For sure, Supreme Team rapper E Sens has been through a lot the last few years. This year, he produced a great album seemingly on the way back up. When it came time for it to be released however, E Sens was in jail for smoking marijuana. Not great for his promotional chances, but that doesn’t taint the record. Title track “The Anecdote” is the standout for sheer raw emotion. E Sens can lay himself out on a track, exposing his frailties. “The Anecdote” is about his father, who died when E Sens was only nine years old. Any song about a topic like this would be poignant, but E Sens is more revealing than most. He spits about his shame at never being close to his father, about the shame of being poor, about how his father’s death shaped his life. E Sens’ flow suits songs like this. There’s an anger to it, a cathartic energy that drives his honesty. His voice is well accompanied by haunting pianos that repeat over and over. They loom like a ghost as E Sens remembers one.
Are there any songs you think were overlooked in 2015? Share your thoughts in the comment section below and be sure to subscribe to the site and follow us on Facebook, Twitter, Instagram, and Tumblr to keep up with all of our posts.
https://secureservercdn.net/220.127.116.11/fmb.8e9.myftpupload.com/wp-content/uploads/2016/01/goo-hara-choco-chip-cookies-9.jpg?time=16329013577681366Joe Palmerhttps://secureservercdn.net/18.104.22.168/fmb.8e9.myftpupload.com/wp-content/uploads/2018/02/KULTSCENE-LOGO-2018-TRANSPARENT-RED.pngJoe Palmer2016-01-15 11:48:422016-01-15 14:54:56The Other Top 10 Korean Songs of 2015
Collaborations between indie artists and idols always interest me in some way. It shows a level of musical appreciation we might not usually see in idols. When most are hungry to be merely famous, it’s nice to see some who genuinely try with alternative music. That being said, most idol/indie collaborations end up being completely safe, coffee shop style songs. This is due to both the mainstream and indie trends moving more towards that style of song. It’s seriously popular in Korea. So when Kara’s Gyuri released “The Little Prince,” a surprise single, with the fairly safe indie band From The Airport, I was worried it would be a disappointment. Luckily my worries were unfounded.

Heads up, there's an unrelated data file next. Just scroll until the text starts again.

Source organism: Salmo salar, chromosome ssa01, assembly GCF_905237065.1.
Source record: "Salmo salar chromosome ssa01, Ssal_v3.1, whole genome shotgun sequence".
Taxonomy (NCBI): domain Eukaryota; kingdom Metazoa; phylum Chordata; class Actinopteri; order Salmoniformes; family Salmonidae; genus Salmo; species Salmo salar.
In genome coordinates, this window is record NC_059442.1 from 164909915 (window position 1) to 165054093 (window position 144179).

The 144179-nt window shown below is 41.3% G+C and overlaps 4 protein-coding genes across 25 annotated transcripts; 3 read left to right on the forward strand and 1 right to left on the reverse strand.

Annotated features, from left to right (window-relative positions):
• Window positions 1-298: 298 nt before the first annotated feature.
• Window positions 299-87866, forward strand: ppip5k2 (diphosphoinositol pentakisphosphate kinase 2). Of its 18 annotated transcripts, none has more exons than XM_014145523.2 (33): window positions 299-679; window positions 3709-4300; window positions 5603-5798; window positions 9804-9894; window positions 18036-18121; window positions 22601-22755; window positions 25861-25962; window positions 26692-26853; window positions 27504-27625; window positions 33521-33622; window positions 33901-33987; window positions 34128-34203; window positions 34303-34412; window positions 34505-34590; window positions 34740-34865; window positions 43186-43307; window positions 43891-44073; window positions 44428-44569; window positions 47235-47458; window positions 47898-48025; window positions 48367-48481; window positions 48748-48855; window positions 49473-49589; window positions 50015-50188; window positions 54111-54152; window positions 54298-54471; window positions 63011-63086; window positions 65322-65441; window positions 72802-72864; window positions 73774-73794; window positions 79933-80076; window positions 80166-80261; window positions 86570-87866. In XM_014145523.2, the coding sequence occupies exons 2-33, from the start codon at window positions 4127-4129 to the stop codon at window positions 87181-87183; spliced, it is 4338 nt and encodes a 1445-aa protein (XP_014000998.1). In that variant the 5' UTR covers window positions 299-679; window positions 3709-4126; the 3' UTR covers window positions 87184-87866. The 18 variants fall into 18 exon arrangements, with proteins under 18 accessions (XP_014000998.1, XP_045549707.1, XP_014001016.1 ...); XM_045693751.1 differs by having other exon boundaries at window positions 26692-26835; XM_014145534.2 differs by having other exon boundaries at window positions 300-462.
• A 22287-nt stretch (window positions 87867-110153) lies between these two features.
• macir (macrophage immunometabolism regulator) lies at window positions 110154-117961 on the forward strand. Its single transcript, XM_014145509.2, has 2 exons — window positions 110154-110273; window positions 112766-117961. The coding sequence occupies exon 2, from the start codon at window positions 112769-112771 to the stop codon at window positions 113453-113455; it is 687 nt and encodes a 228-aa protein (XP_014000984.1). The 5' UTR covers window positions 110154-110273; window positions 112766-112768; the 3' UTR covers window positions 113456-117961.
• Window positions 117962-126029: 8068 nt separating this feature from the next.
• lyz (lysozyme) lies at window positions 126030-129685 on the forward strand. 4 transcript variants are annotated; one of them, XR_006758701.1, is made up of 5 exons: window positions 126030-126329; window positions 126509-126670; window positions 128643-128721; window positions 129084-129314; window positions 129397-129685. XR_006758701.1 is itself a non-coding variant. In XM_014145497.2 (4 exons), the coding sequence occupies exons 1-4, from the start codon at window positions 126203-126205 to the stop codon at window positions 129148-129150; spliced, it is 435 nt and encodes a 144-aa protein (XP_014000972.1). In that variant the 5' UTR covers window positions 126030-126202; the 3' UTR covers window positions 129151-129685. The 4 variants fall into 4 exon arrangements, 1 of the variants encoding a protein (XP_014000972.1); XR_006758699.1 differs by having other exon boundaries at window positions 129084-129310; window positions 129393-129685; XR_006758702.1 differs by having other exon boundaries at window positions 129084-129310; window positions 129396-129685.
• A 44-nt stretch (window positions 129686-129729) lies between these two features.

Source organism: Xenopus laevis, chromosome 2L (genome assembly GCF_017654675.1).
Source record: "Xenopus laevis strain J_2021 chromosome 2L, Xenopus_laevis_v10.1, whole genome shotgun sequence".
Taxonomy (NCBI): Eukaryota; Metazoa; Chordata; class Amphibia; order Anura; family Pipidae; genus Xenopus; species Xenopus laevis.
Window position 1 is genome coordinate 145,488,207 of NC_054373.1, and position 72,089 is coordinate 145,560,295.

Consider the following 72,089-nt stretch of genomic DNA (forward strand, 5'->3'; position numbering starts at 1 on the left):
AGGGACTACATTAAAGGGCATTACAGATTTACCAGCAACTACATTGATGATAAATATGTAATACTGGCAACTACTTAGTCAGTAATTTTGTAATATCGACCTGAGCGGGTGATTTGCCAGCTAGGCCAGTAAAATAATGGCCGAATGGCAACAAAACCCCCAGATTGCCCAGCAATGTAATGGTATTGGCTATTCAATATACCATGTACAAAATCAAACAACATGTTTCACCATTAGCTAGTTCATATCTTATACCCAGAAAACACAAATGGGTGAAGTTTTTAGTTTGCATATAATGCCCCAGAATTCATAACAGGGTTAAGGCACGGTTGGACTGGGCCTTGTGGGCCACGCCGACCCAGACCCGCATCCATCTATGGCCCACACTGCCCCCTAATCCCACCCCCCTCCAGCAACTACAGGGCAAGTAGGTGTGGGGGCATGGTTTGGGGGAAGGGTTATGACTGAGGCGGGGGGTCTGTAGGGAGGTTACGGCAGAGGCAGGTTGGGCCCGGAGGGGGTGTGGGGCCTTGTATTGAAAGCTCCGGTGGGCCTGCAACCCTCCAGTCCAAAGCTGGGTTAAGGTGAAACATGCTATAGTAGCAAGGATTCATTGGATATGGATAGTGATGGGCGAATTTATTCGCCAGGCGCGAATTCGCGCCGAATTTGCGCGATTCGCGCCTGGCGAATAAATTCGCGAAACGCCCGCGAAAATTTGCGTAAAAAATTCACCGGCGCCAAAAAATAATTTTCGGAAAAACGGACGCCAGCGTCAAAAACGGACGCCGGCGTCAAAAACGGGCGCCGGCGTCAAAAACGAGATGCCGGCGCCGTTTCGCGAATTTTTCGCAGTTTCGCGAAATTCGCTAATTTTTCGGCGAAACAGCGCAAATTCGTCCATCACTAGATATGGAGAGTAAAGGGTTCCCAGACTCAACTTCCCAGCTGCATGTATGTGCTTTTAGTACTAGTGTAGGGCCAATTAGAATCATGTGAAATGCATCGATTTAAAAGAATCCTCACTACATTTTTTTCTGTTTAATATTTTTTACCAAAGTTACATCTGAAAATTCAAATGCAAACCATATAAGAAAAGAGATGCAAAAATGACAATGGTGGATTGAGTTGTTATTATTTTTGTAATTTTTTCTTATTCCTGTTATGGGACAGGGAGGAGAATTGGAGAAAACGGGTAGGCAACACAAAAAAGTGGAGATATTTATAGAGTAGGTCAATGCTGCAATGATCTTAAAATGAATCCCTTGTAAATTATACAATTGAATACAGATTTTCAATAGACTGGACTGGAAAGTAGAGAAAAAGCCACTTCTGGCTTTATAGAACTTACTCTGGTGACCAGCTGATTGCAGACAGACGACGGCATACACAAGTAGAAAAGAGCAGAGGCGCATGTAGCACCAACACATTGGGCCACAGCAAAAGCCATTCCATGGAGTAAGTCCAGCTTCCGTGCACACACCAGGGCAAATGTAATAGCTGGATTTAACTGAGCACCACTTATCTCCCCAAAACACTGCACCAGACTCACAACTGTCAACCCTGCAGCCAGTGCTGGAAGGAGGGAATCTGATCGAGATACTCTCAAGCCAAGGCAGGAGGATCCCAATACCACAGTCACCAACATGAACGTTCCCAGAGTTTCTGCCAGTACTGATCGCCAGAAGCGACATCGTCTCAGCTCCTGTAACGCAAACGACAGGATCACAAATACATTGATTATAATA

I have never been a huge fan of Gyuri’s voice. Her soft voice is distinctive and quite strong, but whenever she went for bigger notes, it didn’t work for me. Even when she hit those notes perfectly like in Kara’s recent “Cupid,” I wasn’t feeling it. I’ve now realized why it wasn’t working for me. Gyuri has an indie voice. Her soft airy voice belongs with the Neon Bunny’s of this world. Needless to say, it works perfectly with From The Airport.
For “The Little Prince,” From The Airport have mostly ditched their usual rock sound for something more synth based. The odd guitar riff is thrown every now and then to keep things interesting though. These funky guitars allow the track to stray away from all out EDM territory. The glittering synths have a restraint to them that shines alongside Gyuri’s voice. Her breathy voice threatens to burst just like the electronics. Yet both are allowed to simmer back down without straining the song further than it needed to go. When it does finally reach a climax, the song soars into euphoria rather than crashing into a breakdown.